Saturday, June 28, 2008

Along For the Ride

I recently downloaded Dave Edmunds' "Girls Talk" onto my IPod, and the song came around in rotation while I was on the airplane returning home from a week in and around Portland, Oregon. "Girls Talk" always makes me think of the Indigo Girls, who used to sing the song back when they were mixing covers and originals and playing in bars around Atlanta--back when I was young and single and aimless, following the Girls from bar to bar and sitting in the corner with my bourbon, wondering where life was going to take me, and when it was going to start.

While in Portland, I had dinner with my cousin and his wife in a funky old neighborhood that reminded me so strongly of the artsy Atlanta neighborhoods where I used to live back in those days. Old houses painted funky colors, with wind chimes hanging everywhere and comfortable old furniture crowding dilapidated porches. Even the weather was conducive to moody reminiscence--grey, cool, and cloudy.

There I was, a man in his mid forties, with a wife and children at home, feeling the stirrings of an entirely different person inside of me--an alien life form. Because I'm not that person now, and yet I was that person once.

After dinner, walking back to my rental car, I peered into the windows of the funky old houses and imagined the people who lived there--people like my bike-riding, environment-protecting young cousin and his friends--people like the writers and actors and artists I once knew--people like the me I once was and thought I would continue to be. Maybe, in some alternate universe, Younger Me continued on the same path and wound up in a house just like these. With every life-altering choice we make, perhaps some part of us, in some dimension of thought, continues on and grows along the path we had been on.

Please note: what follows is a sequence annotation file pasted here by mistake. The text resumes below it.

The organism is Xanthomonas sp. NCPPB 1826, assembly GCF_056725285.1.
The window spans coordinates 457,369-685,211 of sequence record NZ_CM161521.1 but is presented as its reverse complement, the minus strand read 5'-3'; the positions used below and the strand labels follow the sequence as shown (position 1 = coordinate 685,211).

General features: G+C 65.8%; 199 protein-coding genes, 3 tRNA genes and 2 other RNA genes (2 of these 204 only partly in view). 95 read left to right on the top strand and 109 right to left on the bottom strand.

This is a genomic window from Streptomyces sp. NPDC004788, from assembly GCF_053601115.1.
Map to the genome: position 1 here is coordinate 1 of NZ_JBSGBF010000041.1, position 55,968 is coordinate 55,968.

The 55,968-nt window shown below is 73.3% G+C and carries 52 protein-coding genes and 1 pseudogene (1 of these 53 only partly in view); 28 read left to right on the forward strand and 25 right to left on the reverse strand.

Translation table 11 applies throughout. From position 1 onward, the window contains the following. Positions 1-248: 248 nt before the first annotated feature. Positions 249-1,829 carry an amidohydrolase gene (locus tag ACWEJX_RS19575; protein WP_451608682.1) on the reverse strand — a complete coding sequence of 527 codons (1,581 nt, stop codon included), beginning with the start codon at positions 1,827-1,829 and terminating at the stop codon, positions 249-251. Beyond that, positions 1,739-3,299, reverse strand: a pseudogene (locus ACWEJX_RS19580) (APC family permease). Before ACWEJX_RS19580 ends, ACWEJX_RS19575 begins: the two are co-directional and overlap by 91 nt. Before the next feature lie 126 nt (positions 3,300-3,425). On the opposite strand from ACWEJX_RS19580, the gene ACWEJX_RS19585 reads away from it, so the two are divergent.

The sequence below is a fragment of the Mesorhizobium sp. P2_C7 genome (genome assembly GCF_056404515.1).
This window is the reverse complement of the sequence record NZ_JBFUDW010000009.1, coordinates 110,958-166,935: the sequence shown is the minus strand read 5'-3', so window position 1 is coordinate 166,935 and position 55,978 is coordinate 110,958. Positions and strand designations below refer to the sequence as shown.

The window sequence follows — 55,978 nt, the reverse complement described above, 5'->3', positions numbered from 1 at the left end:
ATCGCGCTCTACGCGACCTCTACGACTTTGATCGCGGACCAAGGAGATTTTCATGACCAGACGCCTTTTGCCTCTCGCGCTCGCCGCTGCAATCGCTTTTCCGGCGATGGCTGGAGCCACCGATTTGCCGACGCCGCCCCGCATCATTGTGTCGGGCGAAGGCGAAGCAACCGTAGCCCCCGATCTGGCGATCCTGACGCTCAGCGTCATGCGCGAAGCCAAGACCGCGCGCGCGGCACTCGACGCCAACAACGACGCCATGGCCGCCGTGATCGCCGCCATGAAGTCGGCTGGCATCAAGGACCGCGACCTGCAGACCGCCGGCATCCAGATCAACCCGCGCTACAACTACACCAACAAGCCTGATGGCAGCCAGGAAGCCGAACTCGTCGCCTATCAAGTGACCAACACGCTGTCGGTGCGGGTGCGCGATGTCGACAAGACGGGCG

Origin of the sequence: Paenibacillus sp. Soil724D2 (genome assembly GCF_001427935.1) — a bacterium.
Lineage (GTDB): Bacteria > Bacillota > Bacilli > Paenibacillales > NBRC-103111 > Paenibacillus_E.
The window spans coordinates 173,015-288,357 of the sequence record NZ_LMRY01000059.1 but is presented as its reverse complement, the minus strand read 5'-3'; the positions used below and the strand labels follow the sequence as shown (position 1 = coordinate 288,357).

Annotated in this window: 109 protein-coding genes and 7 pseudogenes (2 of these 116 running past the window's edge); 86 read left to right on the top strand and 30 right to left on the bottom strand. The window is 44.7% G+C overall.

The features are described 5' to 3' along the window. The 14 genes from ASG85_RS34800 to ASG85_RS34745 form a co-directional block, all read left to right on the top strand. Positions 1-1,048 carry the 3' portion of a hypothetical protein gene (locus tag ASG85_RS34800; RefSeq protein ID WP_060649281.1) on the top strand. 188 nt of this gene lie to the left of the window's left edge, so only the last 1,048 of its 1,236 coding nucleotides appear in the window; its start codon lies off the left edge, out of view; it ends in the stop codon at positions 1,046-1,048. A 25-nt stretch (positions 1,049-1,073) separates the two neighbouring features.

Frost reminds us how way leads on to way, making it impossible to go back to the forks in the road where we once made choices, and it's true. There are so many forks, and so many ways--so many earlier selves we leave behind when we set off on new roads. And yet we carry those earlier selves along with us, as well. They are part of who we are, and are no longer who we are, both at the same time.

I'm not saying I regret any of the choices that led me from way to way. You can only be who you are at any given point in your life, and you make the best decisions you can. Some of them are wise and some of them are stupid, but, you know...c'est la vie. The idea of "if I could just go back and do it all again" is nonsense. You'd do all the same things--because those are the things that you did, and you cannot be anyone other than you. You do what you do. You did what you did. And "if I could go back and do it all again, knowing what I know now" is even worse. If you knew then what you know now, you wouldn't actually be you, then. You'd be some different person, who knew different things. Part of what makes you you is the choices you make, day to day. What you do makes you who you are.

But that doesn't mean I don't gaze back over my shoulder from time to time and feel the tug of a past life stirring inside me, pulling me back into memory and wonder. There's a whole crowd in there, which is kind of nice. It makes the internal dialogue more interesting. I'm glad I was each of those people in turn, and not one unchanging, monotonous drone from cradle to grave. And I'm glad to know that the people I have been do not really disappear--that they're all still along for the ride.

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